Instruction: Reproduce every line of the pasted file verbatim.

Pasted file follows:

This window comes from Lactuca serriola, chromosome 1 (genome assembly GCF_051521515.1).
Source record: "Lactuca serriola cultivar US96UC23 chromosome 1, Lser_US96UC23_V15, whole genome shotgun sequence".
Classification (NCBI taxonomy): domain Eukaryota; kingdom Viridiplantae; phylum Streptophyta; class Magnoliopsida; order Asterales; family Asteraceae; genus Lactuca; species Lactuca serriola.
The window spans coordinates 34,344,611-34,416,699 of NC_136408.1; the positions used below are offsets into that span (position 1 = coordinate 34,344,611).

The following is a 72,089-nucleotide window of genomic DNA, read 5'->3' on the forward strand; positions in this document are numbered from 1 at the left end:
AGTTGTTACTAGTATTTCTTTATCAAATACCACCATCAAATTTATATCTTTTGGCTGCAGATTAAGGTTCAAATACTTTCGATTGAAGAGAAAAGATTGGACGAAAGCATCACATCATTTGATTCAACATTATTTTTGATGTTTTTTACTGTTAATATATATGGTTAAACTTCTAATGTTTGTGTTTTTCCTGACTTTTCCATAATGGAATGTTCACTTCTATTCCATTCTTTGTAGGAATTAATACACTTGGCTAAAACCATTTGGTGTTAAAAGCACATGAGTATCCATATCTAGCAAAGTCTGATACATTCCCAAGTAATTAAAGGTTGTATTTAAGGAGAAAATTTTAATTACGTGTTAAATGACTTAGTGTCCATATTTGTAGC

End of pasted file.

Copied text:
This window comes from Lactuca serriola, chromosome 1 (genome assembly GCF_051521515.1).
Source record: "Lactuca serriola cultivar US96UC23 chromosome 1, Lser_US96UC23_V15, whole genome shotgun sequence".
Classification (NCBI taxonomy): domain Eukaryota; kingdom Viridiplantae; phylum Streptophyta; class Magnoliopsida; order Asterales; family Asteraceae; genus Lactuca; species Lactuca serriola.
The window spans coordinates 34,344,611-34,416,699 of NC_136408.1; the positions used below are offsets into that span (position 1 = coordinate 34,344,611).

The following is a 72,089-nucleotide window of genomic DNA, read 5'->3' on the forward strand; positions in this document are numbered from 1 at the left end:
AGTTGTTACTAGTATTTCTTTATCAAATACCACCATCAAATTTATATCTTTTGGCTGCAGATTAAGGTTCAAATACTTTCGATTGAAGAGAAAAGATTGGACGAAAGCATCACATCATTTGATTCAACATTATTTTTGATGTTTTTTACTGTTAATATATATGGTTAAACTTCTAATGTTTGTGTTTTTCCTGACTTTTCCATAATGGAATGTTCACTTCTATTCCATTCTTTGTAGGAATTAATACACTTGGCTAAAACCATTTGGTGTTAAAAGCACATGAGTATCCATATCTAGCAAAGTCTGATACATTCCCAAGTAATTAAAGGTTGTATTTAAGGAGAAAATTTTAATTACGTGTTAAATGACTTAGTGTCCATATTTGTAGC